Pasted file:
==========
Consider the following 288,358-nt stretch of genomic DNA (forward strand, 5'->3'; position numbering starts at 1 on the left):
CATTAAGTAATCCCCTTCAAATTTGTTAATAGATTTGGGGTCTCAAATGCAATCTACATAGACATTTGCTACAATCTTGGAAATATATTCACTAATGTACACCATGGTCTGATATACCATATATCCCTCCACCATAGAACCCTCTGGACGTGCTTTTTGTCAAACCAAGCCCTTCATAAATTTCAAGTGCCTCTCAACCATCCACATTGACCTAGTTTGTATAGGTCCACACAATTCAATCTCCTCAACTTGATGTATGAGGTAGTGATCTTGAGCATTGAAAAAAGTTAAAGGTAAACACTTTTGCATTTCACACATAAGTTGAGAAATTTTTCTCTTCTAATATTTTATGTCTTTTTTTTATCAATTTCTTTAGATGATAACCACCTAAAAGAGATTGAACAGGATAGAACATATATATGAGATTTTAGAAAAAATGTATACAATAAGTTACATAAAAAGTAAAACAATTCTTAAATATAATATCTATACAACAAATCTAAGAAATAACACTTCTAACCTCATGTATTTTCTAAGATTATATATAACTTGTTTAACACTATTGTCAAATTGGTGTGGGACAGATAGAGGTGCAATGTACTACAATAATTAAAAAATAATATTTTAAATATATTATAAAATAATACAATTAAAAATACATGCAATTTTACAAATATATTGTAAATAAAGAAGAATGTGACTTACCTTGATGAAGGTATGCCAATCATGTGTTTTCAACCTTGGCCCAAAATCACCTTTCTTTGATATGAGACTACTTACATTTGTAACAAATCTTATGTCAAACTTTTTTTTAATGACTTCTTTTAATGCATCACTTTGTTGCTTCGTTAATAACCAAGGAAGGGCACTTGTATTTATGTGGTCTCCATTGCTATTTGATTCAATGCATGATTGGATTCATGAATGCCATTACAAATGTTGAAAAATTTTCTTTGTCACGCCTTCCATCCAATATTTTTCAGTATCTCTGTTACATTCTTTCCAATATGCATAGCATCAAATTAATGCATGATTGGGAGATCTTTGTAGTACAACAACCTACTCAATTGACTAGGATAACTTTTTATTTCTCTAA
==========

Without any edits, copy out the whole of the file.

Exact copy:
Consider the following 288,358-nt stretch of genomic DNA (forward strand, 5'->3'; position numbering starts at 1 on the left):
CATTAAGTAATCCCCTTCAAATTTGTTAATAGATTTGGGGTCTCAAATGCAATCTACATAGACATTTGCTACAATCTTGGAAATATATTCACTAATGTACACCATGGTCTGATATACCATATATCCCTCCACCATAGAACCCTCTGGACGTGCTTTTTGTCAAACCAAGCCCTTCATAAATTTCAAGTGCCTCTCAACCATCCACATTGACCTAGTTTGTATAGGTCCACACAATTCAATCTCCTCAACTTGATGTATGAGGTAGTGATCTTGAGCATTGAAAAAAGTTAAAGGTAAACACTTTTGCATTTCACACATAAGTTGAGAAATTTTTCTCTTCTAATATTTTATGTCTTTTTTTTATCAATTTCTTTAGATGATAACCACCTAAAAGAGATTGAACAGGATAGAACATATATATGAGATTTTAGAAAAAATGTATACAATAAGTTACATAAAAAGTAAAACAATTCTTAAATATAATATCTATACAACAAATCTAAGAAATAACACTTCTAACCTCATGTATTTTCTAAGATTATATATAACTTGTTTAACACTATTGTCAAATTGGTGTGGGACAGATAGAGGTGCAATGTACTACAATAATTAAAAAATAATATTTTAAATATATTATAAAATAATACAATTAAAAATACATGCAATTTTACAAATATATTGTAAATAAAGAAGAATGTGACTTACCTTGATGAAGGTATGCCAATCATGTGTTTTCAACCTTGGCCCAAAATCACCTTTCTTTGATATGAGACTACTTACATTTGTAACAAATCTTATGTCAAACTTTTTTTTAATGACTTCTTTTAATGCATCACTTTGTTGCTTCGTTAATAACCAAGGAAGGGCACTTGTATTTATGTGGTCTCCATTGCTATTTGATTCAATGCATGATTGGATTCATGAATGCCATTACAAATGTTGAAAAATTTTCTTTGTCACGCCTTCCATCCAATATTTTTCAGTATCTCTGTTACATTCTTTCCAATATGCATAGCATCAAATTAATGCATGATTGGGAGATCTTTGTAGTACAACAACCTACTCAATTGACTAGGATAACTTTTTATTTCTCTAA